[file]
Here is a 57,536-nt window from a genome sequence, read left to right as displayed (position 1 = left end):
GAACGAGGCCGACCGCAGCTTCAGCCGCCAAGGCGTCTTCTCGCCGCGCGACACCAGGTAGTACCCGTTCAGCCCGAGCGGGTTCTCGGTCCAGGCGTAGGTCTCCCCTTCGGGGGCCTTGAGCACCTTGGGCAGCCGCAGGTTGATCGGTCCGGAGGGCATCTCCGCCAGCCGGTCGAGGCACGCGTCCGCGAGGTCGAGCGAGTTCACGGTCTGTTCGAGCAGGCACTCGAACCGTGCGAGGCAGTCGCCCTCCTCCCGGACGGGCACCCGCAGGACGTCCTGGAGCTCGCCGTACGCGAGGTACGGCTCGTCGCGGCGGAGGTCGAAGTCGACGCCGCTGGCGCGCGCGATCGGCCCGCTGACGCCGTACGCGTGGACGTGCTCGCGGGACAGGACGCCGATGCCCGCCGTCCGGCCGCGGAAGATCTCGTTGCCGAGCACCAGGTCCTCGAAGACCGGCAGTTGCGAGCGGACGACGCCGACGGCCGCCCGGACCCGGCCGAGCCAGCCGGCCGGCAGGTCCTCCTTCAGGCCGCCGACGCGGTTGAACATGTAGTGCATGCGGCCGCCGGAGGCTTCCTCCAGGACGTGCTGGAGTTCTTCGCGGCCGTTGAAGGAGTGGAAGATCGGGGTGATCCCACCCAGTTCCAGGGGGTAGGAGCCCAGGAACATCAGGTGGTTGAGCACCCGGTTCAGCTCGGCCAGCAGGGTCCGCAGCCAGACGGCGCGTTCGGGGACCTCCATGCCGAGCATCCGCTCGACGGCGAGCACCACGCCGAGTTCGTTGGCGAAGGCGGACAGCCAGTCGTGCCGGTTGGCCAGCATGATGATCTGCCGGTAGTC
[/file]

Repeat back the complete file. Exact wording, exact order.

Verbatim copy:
Here is a 57,536-nt window from a genome sequence, read left to right as displayed (position 1 = left end):
GAACGAGGCCGACCGCAGCTTCAGCCGCCAAGGCGTCTTCTCGCCGCGCGACACCAGGTAGTACCCGTTCAGCCCGAGCGGGTTCTCGGTCCAGGCGTAGGTCTCCCCTTCGGGGGCCTTGAGCACCTTGGGCAGCCGCAGGTTGATCGGTCCGGAGGGCATCTCCGCCAGCCGGTCGAGGCACGCGTCCGCGAGGTCGAGCGAGTTCACGGTCTGTTCGAGCAGGCACTCGAACCGTGCGAGGCAGTCGCCCTCCTCCCGGACGGGCACCCGCAGGACGTCCTGGAGCTCGCCGTACGCGAGGTACGGCTCGTCGCGGCGGAGGTCGAAGTCGACGCCGCTGGCGCGCGCGATCGGCCCGCTGACGCCGTACGCGTGGACGTGCTCGCGGGACAGGACGCCGATGCCCGCCGTCCGGCCGCGGAAGATCTCGTTGCCGAGCACCAGGTCCTCGAAGACCGGCAGTTGCGAGCGGACGACGCCGACGGCCGCCCGGACCCGGCCGAGCCAGCCGGCCGGCAGGTCCTCCTTCAGGCCGCCGACGCGGTTGAACATGTAGTGCATGCGGCCGCCGGAGGCTTCCTCCAGGACGTGCTGGAGTTCTTCGCGGCCGTTGAAGGAGTGGAAGATCGGGGTGATCCCACCCAGTTCCAGGGGGTAGGAGCCCAGGAACATCAGGTGGTTGAGCACCCGGTTCAGCTCGGCCAGCAGGGTCCGCAGCCAGACGGCGCGTTCGGGGACCTCCATGCCGAGCATCCGCTCGACGGCGAGCACCACGCCGAGTTCGTTGGCGAAGGCGGACAGCCAGTCGTGCCGGTTGGCCAGCATGATGATCTGCCGGTAGTC